Tonight I uncovered something in my home that I haven’t seen in months. It had been so long since I had seen it, that I wasn’t sure it was still there, in fact. In true archaeological fashion, I unearthed….
… My dining room table.
And it got me thinking about days gone by, just in general, but also in my own personal life. When did the dining room table become the “catch all” spot? How did I let this occur…and more importantly, how do I prevent it from happening again. Now, I know what you’re thinking…is it really that big of a deal? And for that, I will simply say YES. So much can be learned, shared, debated, and put to rest around the dinner table. You just don’t get that same feeling while eating your dinner in front of the television- I’m sorry, but you just don’t. And it makes me sad to realize that these glorious pieces of furniture may become “something you have” rather than something you use…a true piece of archaeology for future sociologists to analyze. As I uncovered my table, I whispered an almost silent apology to it, and made a vow to do better… to treat it better and with the respect that my dear table deserves, because YES, it is that big of a deal.
Here’s a little bit about my dining room table. In my current house, it is the only table for us to eat at. We do not have a breakfast nook, a “bar”, an island, or an eat in kitchen. We have a dining table, and an exquisite one at that. The table has been passed down from family member to family member and was originally my great grandmother’s. It’s huge. Wide, rounded, and sturdy (not to mention heavy as hell). Her seats creak and groan, the legs of the table are a little more wobbly now than they were originally, and she certainly shows her age. Usually, I keep her covered with an extra wide table cloth (she’s a big girl!), but when I don’t- It’s magic.. because you see, this table…this place of gathering the family… it can tell stories.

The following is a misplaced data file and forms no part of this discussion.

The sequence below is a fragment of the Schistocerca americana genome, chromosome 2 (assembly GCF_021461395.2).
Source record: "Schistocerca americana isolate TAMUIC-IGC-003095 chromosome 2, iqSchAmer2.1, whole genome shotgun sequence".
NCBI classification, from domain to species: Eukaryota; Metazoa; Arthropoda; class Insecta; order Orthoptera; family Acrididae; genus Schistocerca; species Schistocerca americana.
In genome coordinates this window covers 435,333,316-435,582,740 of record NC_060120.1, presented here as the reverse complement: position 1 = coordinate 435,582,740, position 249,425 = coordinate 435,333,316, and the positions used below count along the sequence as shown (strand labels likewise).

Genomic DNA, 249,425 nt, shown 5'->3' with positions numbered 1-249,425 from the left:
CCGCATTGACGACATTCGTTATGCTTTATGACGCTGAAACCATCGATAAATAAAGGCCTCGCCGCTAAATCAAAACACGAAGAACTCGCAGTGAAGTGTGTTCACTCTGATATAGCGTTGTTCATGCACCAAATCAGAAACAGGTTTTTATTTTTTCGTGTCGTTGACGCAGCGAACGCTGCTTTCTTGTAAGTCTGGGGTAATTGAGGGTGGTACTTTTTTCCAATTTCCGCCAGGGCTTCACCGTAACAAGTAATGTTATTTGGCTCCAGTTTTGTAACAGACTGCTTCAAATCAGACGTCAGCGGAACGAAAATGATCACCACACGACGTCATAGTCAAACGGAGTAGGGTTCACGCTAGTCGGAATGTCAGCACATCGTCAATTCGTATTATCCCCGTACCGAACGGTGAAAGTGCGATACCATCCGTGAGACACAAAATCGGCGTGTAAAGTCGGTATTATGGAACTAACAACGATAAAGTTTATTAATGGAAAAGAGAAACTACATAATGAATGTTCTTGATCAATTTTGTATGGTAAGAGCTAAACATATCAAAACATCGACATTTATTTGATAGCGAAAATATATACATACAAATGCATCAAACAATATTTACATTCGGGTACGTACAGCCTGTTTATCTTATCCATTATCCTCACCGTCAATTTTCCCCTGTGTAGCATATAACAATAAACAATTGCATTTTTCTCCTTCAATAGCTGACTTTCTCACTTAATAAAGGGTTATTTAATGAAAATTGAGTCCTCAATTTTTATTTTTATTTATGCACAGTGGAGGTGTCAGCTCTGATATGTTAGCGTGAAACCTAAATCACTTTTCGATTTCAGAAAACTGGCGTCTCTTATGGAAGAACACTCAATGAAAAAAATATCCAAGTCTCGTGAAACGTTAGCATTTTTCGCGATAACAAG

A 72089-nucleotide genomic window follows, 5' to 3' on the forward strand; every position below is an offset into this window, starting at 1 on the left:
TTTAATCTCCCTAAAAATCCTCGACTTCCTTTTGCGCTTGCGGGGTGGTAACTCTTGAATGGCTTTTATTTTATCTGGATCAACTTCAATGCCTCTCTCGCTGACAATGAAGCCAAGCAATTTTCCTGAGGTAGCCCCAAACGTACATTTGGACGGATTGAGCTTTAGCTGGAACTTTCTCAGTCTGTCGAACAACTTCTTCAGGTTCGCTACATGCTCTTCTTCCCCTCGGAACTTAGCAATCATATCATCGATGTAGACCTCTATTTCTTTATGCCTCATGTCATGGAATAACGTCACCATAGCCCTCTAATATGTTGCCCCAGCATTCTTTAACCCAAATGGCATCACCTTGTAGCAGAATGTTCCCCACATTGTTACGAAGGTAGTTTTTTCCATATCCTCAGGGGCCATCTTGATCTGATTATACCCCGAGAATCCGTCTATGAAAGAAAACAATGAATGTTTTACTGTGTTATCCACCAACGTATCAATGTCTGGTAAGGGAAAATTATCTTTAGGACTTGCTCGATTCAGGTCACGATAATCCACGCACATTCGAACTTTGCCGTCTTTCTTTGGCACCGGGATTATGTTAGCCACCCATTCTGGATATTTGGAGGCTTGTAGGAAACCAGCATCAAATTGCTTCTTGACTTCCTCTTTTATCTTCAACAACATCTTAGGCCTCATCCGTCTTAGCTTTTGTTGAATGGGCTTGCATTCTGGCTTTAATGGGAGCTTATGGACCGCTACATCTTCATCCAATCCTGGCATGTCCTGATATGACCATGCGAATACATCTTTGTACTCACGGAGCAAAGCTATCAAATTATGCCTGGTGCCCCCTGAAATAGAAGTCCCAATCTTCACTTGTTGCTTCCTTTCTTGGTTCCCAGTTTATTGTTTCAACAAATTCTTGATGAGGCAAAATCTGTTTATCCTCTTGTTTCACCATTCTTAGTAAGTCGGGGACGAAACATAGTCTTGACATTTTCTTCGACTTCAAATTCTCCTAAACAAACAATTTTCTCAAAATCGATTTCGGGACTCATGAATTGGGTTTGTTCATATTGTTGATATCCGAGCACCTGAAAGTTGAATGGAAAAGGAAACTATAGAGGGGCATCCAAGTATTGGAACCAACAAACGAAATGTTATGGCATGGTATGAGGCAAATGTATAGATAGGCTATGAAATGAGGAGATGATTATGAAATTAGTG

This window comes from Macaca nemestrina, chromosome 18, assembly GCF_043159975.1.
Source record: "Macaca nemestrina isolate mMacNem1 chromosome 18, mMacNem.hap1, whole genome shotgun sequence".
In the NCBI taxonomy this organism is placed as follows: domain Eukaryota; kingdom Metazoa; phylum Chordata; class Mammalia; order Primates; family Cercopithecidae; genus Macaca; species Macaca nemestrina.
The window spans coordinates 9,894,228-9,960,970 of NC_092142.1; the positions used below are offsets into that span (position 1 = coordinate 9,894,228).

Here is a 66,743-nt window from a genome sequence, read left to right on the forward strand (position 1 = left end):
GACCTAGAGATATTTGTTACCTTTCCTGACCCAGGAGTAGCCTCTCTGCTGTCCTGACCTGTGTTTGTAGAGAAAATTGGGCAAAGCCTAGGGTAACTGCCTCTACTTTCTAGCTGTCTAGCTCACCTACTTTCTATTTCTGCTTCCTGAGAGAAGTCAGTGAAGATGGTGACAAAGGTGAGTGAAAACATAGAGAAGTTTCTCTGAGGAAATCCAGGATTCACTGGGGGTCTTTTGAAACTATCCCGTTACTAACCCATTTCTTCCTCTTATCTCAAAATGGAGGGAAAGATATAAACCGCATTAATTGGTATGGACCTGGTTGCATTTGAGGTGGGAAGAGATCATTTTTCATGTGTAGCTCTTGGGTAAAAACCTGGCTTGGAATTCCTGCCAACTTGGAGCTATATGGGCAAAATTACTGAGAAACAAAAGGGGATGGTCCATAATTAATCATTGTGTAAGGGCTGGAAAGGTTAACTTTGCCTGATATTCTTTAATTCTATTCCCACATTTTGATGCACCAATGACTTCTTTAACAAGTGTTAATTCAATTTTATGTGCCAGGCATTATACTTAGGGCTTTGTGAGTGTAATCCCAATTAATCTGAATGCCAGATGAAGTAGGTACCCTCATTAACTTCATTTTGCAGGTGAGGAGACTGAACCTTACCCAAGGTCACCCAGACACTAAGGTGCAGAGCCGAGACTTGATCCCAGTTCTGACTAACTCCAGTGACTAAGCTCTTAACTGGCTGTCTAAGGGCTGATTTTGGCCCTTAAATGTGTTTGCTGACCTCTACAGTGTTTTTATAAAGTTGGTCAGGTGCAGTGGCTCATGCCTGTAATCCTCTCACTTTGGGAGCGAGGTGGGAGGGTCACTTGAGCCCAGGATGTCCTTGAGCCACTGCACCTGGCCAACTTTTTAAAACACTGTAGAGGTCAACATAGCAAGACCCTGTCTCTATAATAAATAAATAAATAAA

There are water glass rings, and scratches- marks from dishes that were too hot, (I’ve left a few marks of my own), dings and knicks… this table is close to 100 years old, at my best guess…I may be wrong on that, but she’s old. Sometimes, people ask me why I don’t just sand it down and refinish it. I could never. It would erase her stories and her character, and to me, that is worth so much more than a perfect looking table. It’s part of it’s beauty- being able to sit here at the same table that so many of my family members have sat at, and wonder, just a little bit, about who left that mark. What were they eating on the night they left that water ring? Which move put that little ding in the the one corner? I try and picture my family gathered at this table with friends, enjoying a night of food, laughter, and love. Much like we use to gather at my grandma Buffy’s table.
Every Sunday of my childhood, for probably the first 12 years, we went to Buffy’s for dinner. Sundays at 4 were a special time. And though I can’t recall what she cooked on any given Sunday. (I assume a roast, but honestly, I can not recall for the life of me.) I can remember the faces, the clinks and clatters, and the general buzz about the kitchen and dining room on those Sundays. Sometimes there’d be 6 of us, sometimes 10, and my favorites, the Sundays where almost everyone was home… and we’d try to fit 15 to 20 of us all around the table. There’d always be rolls, and salad… and Buffy would always sit at Pappap’s side and lead Grace. Someone would say “Hit it, Pat” and off she’d go. Ultimately, Pappap would make “monkey” faces at me while she did, I’d stifle a giggle, and mum would nudge me under the table. Grace would end and daddy would start singing “Sing it overrrrrr…” and the clink and clank of forks and knives would commence. There we would sit, eat, and catch up on the week with one another until finally the food was cleared, coffee was poured, and the Russell Stover’s candy box made its’ appearance. They were the happiest times of my life.
And so, as I stood in front of my dear dining room table tonight, finally unearthed, and in all of her glory… I had to wonder- will my children and grandchildren get to experience this? Will they look back years later with the same fondness that I do for these times at the table? I hope so, and plan to make every attempt to continue the tradition of Sundays at 4.
Until next time…